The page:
The New York Legislature on June 19, 2019 unanimously passed expansive new protections for protected classes and special protections for employees who have been sexually harassed through a new bill — S.6577.1 According to its sponsor, Senator Alessandra Biaggi, the bill will ensure “that employers across all sectors are held accountable for addressing all forms of sexual harassment and discrimination in the workplace.” The new bill represents the latest comprehensive reform to strengthen New York’s sexual harassment laws and includes a number of different changes to New York’s laws, many of which were included in prior versions of the legislation introduced earlier this year. The bill is supported by Governor Andrew Cuomo, who is expected to sign it in the near future.
What the New Bill Means for Employers
The “severe or pervasive” standard for sexual harassment will no longer be required. The “severe or pervasive” standard had prevailed for decades based on established U.S. Supreme Court precedent interpreting Title VII of the Civil Rights Act of 1964. That standard recognized that where workplace harassment was so “severe or pervasive” as to “alter the conditions of employment and create an abusive working environment,” such conduct violates Title VII. The new bill eliminates the “severe or pervasive” standard and requires only that the individual be subjected to “inferior terms, conditions or privileges of employment because of the individual’s membership in one or more protected category.” It is an affirmative defense that the harassing conduct does not rise above the level of what a reasonable victim of discrimination would consider petty slights or trivial inconveniences.
There will be a prohibition of mandatory arbitration for all discrimination cases. The bill prohibits mandatory arbitration of all discrimination claims, not merely of sexual harassment claims.
Nondisclosure Agreements will be restricted. The new bill prohibits employers from including nondisclosure provisions in settlement agreements for all claims of discrimination rather than only sexual harassment claims. However, there is an exception if the plaintiff’s preference is the condition of confidentiality. The employee will have twenty-one days to consider the condition. Moreover, following the execution of the agreement, the employee has a period of at least seven days to revoke the agreement.
Statute of limitations for claims resulting from unlawful or discriminatory practices constituting sexual harassment will be extended to three years. Under the New York State Human Rights Law, the statute of limitations for victims of sexual harassment to file administrative complaints with the Division of Human Rights will be extended to three years from the previous one year statute of limitations applicable to such claims.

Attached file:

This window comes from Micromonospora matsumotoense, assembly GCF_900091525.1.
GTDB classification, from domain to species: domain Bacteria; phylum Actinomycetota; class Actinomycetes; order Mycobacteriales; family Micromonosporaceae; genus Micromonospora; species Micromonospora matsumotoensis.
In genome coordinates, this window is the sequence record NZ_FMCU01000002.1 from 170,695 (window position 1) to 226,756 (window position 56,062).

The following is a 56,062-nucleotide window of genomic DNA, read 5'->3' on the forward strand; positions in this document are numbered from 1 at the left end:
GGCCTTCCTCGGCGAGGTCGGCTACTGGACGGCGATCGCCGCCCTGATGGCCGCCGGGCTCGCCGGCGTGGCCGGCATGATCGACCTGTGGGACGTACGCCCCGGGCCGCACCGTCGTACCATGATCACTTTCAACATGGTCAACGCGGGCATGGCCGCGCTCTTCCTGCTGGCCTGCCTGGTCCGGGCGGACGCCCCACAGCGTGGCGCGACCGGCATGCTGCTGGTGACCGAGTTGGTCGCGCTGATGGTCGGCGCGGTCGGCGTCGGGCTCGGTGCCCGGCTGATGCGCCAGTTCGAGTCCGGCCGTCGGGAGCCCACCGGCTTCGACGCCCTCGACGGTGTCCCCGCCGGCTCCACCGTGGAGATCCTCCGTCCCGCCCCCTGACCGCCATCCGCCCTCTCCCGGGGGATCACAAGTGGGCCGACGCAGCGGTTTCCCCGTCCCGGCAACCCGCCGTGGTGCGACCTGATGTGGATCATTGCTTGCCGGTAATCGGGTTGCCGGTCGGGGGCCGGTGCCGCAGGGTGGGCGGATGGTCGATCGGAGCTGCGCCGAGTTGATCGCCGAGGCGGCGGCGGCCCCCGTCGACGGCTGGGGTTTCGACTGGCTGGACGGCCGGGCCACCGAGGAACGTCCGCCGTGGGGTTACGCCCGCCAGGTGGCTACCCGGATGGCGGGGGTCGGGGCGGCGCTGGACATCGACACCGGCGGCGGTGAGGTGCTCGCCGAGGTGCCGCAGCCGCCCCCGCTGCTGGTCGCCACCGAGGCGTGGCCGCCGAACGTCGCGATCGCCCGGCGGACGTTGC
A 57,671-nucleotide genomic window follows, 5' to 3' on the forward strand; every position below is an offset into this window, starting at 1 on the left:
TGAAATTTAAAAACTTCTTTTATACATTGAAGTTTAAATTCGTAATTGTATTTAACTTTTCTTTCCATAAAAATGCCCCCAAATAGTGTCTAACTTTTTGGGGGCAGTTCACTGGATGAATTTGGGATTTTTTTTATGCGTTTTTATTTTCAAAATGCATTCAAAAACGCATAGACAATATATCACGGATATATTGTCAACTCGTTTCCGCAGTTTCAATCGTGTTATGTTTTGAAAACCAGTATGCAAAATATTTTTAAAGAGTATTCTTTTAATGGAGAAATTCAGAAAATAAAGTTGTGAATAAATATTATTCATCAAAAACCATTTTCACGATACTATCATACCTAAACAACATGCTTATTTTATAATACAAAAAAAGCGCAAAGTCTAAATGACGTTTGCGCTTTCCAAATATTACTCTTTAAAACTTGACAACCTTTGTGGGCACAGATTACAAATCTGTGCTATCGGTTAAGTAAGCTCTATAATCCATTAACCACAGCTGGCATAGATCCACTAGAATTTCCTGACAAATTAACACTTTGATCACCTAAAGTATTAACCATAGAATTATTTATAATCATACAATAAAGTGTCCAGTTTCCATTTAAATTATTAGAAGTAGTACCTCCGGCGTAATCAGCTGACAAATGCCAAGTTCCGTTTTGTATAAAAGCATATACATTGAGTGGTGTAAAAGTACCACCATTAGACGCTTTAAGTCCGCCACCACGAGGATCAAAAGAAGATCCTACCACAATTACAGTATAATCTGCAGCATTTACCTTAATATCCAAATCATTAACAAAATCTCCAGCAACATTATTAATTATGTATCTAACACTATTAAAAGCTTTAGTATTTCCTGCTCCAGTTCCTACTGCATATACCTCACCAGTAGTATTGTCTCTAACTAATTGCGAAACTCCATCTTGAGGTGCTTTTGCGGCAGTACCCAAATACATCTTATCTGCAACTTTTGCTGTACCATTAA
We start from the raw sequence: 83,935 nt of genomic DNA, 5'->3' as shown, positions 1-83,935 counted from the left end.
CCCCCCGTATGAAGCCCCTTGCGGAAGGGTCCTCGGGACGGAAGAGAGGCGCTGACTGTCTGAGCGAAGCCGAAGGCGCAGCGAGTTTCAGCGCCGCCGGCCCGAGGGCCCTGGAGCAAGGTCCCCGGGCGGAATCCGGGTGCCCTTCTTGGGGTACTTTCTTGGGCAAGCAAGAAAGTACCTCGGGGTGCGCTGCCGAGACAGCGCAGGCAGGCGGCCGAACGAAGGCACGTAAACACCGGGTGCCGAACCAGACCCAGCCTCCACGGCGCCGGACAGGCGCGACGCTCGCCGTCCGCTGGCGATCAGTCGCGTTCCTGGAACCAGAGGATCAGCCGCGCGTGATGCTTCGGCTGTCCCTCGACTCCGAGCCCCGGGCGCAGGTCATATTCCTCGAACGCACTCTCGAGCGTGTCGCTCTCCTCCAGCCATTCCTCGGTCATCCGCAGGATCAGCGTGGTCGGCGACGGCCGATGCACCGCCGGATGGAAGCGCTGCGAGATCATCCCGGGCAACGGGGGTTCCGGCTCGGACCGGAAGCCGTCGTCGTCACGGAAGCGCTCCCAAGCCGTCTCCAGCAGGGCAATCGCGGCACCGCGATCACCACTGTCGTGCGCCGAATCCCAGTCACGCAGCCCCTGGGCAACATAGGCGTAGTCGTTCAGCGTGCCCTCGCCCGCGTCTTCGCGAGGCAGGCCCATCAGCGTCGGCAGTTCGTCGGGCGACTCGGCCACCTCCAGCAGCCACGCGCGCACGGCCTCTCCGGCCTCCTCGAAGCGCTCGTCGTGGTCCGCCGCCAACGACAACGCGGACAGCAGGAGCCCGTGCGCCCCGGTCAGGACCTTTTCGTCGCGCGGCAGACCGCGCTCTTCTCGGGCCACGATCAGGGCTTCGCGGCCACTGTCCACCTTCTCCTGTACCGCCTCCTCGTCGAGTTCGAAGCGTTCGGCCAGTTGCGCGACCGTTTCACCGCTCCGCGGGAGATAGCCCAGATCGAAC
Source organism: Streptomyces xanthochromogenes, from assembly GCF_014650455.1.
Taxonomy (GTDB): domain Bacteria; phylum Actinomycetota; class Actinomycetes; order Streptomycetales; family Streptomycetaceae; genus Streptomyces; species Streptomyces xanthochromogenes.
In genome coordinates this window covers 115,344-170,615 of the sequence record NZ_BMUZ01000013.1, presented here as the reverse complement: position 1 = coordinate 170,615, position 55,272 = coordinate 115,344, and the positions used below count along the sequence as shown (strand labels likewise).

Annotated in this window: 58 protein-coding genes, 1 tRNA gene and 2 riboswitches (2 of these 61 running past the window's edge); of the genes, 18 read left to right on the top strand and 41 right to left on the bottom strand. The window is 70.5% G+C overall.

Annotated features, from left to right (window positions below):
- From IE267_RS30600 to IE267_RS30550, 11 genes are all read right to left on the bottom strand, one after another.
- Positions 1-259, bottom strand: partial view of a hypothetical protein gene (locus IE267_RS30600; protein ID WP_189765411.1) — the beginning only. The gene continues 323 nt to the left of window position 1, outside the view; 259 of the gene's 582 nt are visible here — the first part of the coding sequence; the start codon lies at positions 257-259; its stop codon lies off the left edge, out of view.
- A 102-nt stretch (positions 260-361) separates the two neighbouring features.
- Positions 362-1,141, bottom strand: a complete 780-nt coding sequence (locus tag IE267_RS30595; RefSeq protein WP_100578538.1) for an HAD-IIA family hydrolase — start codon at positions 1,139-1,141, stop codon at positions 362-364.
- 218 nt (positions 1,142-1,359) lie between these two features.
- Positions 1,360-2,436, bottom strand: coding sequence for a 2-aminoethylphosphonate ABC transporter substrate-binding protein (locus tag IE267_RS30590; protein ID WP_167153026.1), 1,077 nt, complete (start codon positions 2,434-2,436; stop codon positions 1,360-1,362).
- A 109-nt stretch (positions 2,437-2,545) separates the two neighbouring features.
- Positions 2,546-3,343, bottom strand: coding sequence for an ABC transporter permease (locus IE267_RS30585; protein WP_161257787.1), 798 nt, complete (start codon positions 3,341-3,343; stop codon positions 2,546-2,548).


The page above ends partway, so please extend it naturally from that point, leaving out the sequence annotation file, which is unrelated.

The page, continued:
The new bill hinders an employer’s reliance on the Faragher-Ellerth defense to avoid liability when an employee has not previously complained. The Faragher-Ellerth defense was the result of two cases decided by the U.S. Supreme Court in 1998. Essentially, the Faragher-Ellerth defense is available for claims of harassment under Title VII where the employer could prove that it “exercised reasonable care to prevent and promptly correct any sexually harassing behavior” and that the plaintiff “unreasonably failed to take advantage of any preventive or corrective opportunities provided by the employer or to avoid the harm otherwise.”2 Previously, the Faragher-Ellerth defense required that an employee make a formal complaint in order to hold the company liable. Under the new bill, however, if an employee did not make a complaint to the employer about the alleged harassment, it will not be determinative of the employer’s liability. This change recognizes the fear an employee may have regarding retaliation and that, as a result, an employee may not bring a complaint forward.
Employers will be required to provide employees with notice in English and in the employee’s primary language of the employer’s sexual harassment prevention policy.
Protections are expanded to cover domestic workers and independent contractors.
The Commissioner of Labor is directed to conduct a study on strengthening sexual harassment laws.
Punitive damages will be allowed in all employment discrimination cases and reasonable attorney’s fees must be awarded to the prevailing party.
This new bill effectively expands opportunities for employees to bring claims, thus potentially expanding employer liability. Employers are more than ever incentivized to prevent harassment from occurring in the first instance. As such, employers should revisit their policies, agreements, and potentially revamp their training to ensure they are in compliance. This legislative development highlights the importance of embracing a proactive and vigilant approach to dealing with workplace problems before they arise.